Several weeks ago I wrote about The Phantom Tollbooth (you can read that here), and how Norton Juster’s kid lit masterpiece sparked a lifelong love of books and fantasy. Well, I was feeling nostalgic again, and this time as my finger bumped across the well-worn spines of my childhood favs, it came to a stop on The BFG by the wondrous Roald Dahl of Charlie and the Chocolate Factory fame.
Roald Dahl was a novelist hero of mine as a girl. His stories were fantastic and charming, but also a bit raw and raunchy, just enough so I felt a little naughty reading them and a little sophisticated too, as though Mr. Dahl appreciated kids’ savvy enough to give them a taste of the off-limits stuff of adulthood.
The BFG is book about a giant (a big, friendly one) and a little orphan girl named Sophie. On the surface it’s quite a silly story, but as with most of Mr. Dahl’s work there is more to it than just a madcap adventure. It’s a story about unlikely friendships, dreams, and trust, bravery, the triumph of the underdog, and a good dose of justice.
All of these things along with the way the BFG speaks, with made up words and mixed up phrases, appealed to me as a girl.
Strangely enough however, those weren’t what I remembered best from The BFG. The thing I recall most vividly from this long ago childhood treasure is that it was the first time I learned about the witching hour. The book’s first chapter is actually titled The Witching Hour, and Mr. Dahl describes is thus:
The witching hour…was a special moment in the middle of the night when every child and every grown-up was in a deep, deep sleep, and all the dark things came out from hiding and had the world to themselves.
Just that sentence, that idea of the witching hour, seemed to describe so well the experience I had as a child of being awake in a silent house, when it seemed like all the rest of the world was faraway and fast asleep, and wondering what was waiting in the shadows.
For Sophie it turns out to be the BFG and he is obviously nothing to be frightened of, but Mr. Dahl’s hint was all I needed to confirm that my deep-seated suspicion of the dark was well-founded. Here an adult was being honest with me. The night was unknowable. Dark things lived there. And they weren’t all as friendly as the BFG.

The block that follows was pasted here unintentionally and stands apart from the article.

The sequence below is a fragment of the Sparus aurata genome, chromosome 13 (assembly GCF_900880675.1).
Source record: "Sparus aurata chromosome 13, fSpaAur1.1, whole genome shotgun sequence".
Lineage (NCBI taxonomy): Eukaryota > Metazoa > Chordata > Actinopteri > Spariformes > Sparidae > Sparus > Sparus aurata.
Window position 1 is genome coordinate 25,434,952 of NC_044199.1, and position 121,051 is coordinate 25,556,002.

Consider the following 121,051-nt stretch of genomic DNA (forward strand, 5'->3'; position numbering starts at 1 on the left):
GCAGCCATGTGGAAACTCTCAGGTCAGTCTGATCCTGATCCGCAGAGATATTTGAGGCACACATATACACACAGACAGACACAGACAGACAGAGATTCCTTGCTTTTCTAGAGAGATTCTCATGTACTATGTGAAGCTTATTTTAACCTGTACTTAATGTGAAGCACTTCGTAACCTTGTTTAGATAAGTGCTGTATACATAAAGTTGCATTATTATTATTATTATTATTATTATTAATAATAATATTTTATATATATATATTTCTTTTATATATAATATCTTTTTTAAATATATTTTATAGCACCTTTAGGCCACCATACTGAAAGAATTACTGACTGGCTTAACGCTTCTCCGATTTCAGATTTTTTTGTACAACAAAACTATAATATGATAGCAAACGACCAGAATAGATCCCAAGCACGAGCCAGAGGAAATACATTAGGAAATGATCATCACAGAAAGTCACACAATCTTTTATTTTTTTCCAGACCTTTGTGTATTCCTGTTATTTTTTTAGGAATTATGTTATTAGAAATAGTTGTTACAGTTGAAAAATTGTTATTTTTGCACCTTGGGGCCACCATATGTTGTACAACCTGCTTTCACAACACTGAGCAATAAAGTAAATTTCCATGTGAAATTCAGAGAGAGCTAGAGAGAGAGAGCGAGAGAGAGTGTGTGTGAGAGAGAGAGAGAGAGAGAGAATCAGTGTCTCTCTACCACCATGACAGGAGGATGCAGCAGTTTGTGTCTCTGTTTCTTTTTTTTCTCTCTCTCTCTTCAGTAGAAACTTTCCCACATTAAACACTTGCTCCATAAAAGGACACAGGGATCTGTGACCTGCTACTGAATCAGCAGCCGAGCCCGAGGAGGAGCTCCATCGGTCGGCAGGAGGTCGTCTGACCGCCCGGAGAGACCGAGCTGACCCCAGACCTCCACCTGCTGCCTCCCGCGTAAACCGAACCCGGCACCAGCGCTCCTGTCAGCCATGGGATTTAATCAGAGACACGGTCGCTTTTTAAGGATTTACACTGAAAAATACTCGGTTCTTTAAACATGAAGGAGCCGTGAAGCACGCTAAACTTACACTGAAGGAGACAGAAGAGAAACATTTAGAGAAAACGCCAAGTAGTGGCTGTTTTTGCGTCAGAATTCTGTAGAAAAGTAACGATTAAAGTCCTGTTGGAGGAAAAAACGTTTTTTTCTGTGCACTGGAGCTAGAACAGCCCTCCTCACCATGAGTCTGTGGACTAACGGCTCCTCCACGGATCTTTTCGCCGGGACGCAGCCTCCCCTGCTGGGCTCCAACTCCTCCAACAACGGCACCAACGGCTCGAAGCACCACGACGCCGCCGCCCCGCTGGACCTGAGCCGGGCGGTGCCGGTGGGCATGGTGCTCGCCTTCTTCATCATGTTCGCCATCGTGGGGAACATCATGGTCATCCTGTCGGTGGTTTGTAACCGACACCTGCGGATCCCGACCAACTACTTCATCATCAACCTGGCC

Indeed the whole book is about the girl Sophie and her new friend figuring out how to stop a horde of evil giants that lurk about in the dark and snatch children (and adults, too) from their beds in the middle of the night and eat them whole. Turns out they require the queen of England’s help which they procure through crafting a wildly vivid dream that spurs her to their aid.
Beyond lurking innocently in the shadows, the BFG is a dreamsmith you might say, capturing them wild, bottling them and then combining them as needed. All the while, he retains a sense of respect for the mercurial nature of dreams.
“Dreams is full of mystery and magic,” the BFG said. “Do not try to understand them.”
This is good advice and, along with a healthy respect for the dark, hits on another aspect of the book that I carried with me through childhood: the power of dreams, both the subconscious and conscious variety.
The dreams we have in the middle of the night might be the brain’s way of making our hidden thoughts and fears manifest. They might just be random imagery strung together like a scattered memory slideshow. Or maybe a big friendly giant really does gather them for us in Dream Country and blow them in through our windows at night.
Whatever their origin, the dreams playing out in our heads as we sleep are not so different from the one’s that we pursue during the day. The former is the stuff of shadows, the latter are our passions followed, but both have magic in them.
Thank you, Mr. Dahl, for reminding me of that.
Image credit: Comingsoon.net
Incidentally, while I was searching for an image for this post I happened to discover that Steven Spielberg is directing a movie version of The BFG due out in July of 2016.